For the operetta of the same name, see The Mikado.
The Mikado (episode)   Credits   Gallery   Transcript    

"The Mikado" is the thirteenth episode of the second season of Millennium.

Synopsis[edit | edit source]

With the help of computer expert Brian Roedecker, Frank Black and Peter Watts try to stop an extremely elusive killer who is broadcasting the deaths of his victims on the internet and may be a sadistic murderer that Frank has tracked before.

Summary[edit | edit source]

A group of friends browse the internet for pornography, finding a live stream of a woman bound to a chair. Behind her a number is painted on the wall; when the feed's web counter reaches the painted number, a masked man appears and cuts the girl's throat. The boys quickly print an image of the feed as proof of what they have seen, just before the website disappears.

Millennium Group member Frank Black (Lance Henriksen) finds that police across the United States have received calls from witnesses to the killing. The police believe it to be a hoax but Black is convinced of its authenticity. He and fellow Group members Brian Roedecker (Allan Zinyk) and Peter Watts (Terry O'Quinn) identify the victim as Rebecca Damsen. Damsen's email correspondence leads them to a San Jose address; Watts finds the bodies of both the owner and Damsen in a nearby graveyard. By the bodies is another number, which they determine to be an IP address.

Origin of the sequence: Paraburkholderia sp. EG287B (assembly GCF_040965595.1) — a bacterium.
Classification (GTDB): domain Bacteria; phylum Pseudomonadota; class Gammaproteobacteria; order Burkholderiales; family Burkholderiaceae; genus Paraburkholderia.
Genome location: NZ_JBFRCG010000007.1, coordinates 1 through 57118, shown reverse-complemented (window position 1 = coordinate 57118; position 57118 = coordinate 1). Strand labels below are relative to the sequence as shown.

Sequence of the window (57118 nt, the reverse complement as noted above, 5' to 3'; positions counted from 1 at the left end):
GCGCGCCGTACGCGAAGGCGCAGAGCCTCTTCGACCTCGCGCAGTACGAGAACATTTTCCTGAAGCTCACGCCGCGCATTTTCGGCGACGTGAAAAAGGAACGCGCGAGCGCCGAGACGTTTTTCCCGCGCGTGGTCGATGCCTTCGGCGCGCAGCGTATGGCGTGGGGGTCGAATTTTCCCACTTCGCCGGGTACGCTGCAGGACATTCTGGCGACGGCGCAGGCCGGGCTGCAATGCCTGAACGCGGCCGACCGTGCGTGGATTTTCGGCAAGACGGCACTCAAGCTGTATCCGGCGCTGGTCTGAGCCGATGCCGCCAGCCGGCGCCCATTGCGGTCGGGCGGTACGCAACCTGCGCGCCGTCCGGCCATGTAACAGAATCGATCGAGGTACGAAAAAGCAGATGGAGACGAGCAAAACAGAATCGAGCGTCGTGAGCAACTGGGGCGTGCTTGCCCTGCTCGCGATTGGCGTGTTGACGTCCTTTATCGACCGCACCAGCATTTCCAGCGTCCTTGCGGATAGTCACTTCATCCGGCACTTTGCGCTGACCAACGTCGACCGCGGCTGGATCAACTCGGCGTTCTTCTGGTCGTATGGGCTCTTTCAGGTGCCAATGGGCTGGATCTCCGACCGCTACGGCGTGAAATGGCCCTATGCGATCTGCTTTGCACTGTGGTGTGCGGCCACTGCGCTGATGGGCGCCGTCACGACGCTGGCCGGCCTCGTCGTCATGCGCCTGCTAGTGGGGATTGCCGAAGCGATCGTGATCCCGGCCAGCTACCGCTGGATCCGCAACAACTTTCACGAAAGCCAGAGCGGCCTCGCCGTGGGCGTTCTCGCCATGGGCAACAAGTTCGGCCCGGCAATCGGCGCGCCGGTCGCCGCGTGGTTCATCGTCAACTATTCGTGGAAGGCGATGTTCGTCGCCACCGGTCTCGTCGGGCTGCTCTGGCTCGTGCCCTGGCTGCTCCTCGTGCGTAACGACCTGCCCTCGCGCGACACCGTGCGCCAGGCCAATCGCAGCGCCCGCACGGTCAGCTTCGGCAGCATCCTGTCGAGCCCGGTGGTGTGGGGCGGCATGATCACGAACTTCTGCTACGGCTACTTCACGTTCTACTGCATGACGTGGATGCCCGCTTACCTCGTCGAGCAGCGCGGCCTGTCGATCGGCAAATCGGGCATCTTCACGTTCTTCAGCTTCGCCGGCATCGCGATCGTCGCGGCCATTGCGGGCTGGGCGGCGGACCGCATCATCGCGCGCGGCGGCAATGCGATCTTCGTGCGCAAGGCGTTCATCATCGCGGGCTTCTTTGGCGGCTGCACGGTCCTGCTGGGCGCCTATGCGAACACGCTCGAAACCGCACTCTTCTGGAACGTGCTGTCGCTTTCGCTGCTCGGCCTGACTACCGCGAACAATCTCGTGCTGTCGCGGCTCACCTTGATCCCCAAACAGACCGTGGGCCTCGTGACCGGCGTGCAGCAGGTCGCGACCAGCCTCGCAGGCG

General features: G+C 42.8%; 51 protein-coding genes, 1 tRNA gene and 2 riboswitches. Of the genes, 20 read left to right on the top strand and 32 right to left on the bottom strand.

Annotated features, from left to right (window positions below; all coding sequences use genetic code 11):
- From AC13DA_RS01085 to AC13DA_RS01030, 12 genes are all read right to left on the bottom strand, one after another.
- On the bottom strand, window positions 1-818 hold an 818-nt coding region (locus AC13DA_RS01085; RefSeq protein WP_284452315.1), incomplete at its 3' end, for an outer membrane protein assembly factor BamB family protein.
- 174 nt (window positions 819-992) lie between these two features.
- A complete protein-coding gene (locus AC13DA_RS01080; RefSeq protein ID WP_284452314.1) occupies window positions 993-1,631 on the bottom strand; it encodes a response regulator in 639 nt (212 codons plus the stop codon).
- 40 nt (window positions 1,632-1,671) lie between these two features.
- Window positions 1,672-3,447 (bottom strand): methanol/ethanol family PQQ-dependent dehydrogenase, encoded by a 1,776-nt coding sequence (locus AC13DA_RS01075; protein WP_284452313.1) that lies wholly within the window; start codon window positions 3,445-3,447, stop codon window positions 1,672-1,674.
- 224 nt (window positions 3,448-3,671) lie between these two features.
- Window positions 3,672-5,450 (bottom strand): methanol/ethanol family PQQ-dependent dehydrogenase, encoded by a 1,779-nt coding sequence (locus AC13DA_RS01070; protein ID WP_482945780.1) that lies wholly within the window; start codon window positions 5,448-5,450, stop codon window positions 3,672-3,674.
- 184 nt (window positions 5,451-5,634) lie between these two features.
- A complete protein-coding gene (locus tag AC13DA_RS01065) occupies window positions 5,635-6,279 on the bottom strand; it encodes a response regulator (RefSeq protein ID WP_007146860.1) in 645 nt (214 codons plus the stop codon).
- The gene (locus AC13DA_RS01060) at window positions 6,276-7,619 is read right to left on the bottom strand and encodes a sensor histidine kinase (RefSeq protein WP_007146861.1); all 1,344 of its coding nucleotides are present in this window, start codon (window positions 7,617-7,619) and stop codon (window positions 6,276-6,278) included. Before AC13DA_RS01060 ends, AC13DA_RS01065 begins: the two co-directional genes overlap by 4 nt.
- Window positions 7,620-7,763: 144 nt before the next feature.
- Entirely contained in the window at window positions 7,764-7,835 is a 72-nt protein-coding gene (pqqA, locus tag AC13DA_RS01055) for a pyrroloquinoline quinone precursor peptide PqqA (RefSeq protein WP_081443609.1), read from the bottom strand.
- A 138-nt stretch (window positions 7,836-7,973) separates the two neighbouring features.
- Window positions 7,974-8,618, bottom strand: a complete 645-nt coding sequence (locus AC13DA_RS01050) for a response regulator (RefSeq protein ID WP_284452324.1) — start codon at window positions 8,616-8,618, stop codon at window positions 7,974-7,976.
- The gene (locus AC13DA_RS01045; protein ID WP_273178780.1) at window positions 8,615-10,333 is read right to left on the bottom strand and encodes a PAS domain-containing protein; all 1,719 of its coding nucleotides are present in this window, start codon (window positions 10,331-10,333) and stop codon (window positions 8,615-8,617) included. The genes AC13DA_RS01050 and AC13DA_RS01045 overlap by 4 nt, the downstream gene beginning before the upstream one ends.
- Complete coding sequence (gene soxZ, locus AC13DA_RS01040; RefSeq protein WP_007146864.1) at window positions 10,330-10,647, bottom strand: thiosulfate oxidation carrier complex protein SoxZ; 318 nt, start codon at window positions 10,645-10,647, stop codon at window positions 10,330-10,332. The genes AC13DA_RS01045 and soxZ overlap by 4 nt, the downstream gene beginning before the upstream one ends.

The IP address leads to another live feed similar in nature to the first one. However, the chair is empty this time. There is another number painted on the wall, which Black recognizes as a case file number from his time in the FBI—the case concerned Avatar, a serial killer who was able to evade all attempts at capture. Avatar sends Black a coded message twice, and places a woman in the chair on the feed, keeping her face hidden. Roedecker realizes that, through image differencing, the two messages contain additional information—a sound clip from The Mikado, known to be Avatar's favourite operetta.

Black determines that another set of numbers visible on the feed are latitude and longitude co-ordinates for San Francisco. The San Francisco Police Department are uncooperative, however. After Black, Roedecker and Watts attempt to keep the feed counter from rising by recreating the live feed and substituting it, the second girl is murdered before the feed's counter reaches the allotted number. Avatar leaves another clue after the killing, which leads to two further video feeds—one shows a third set like the others, again with an empty chair, while the other shows the exterior of a mobile home. Police are able to locate the mobile home, but an officer is killed by a shotgun rigged to the front door, before the trailer is obliterated by a series of explosions. Black travels to San Francisco, finding an abandoned theater whose marquee is displaying The Mikado. He is shot at by a masked gunman and give chase; however, he soon sees that the attacker is another kidnap victim, a gun tied to her arm in an attempt to trick Black into shooting her. Watts tells Black that they found a charred body in the remains of the trailer, but Black tells him it is just another victim, and Avatar will most likely fall silent again - for a while.

Background Information[edit | edit source]

Production[edit | edit source]

  • The Avatar Killer is based on the real life Zodiac Killer, whom also wore black robes with a symbol on them, attacked couples, often in parked cars, and set elaborate ciphers to law enforcement. Like Avatar, Zodiac was never caught and his identity remains unknown.

Cast and Characters[edit | edit source]

Cast[edit | edit source]

Main Cast

Also Staring

Guest Starring



References[edit | edit source]


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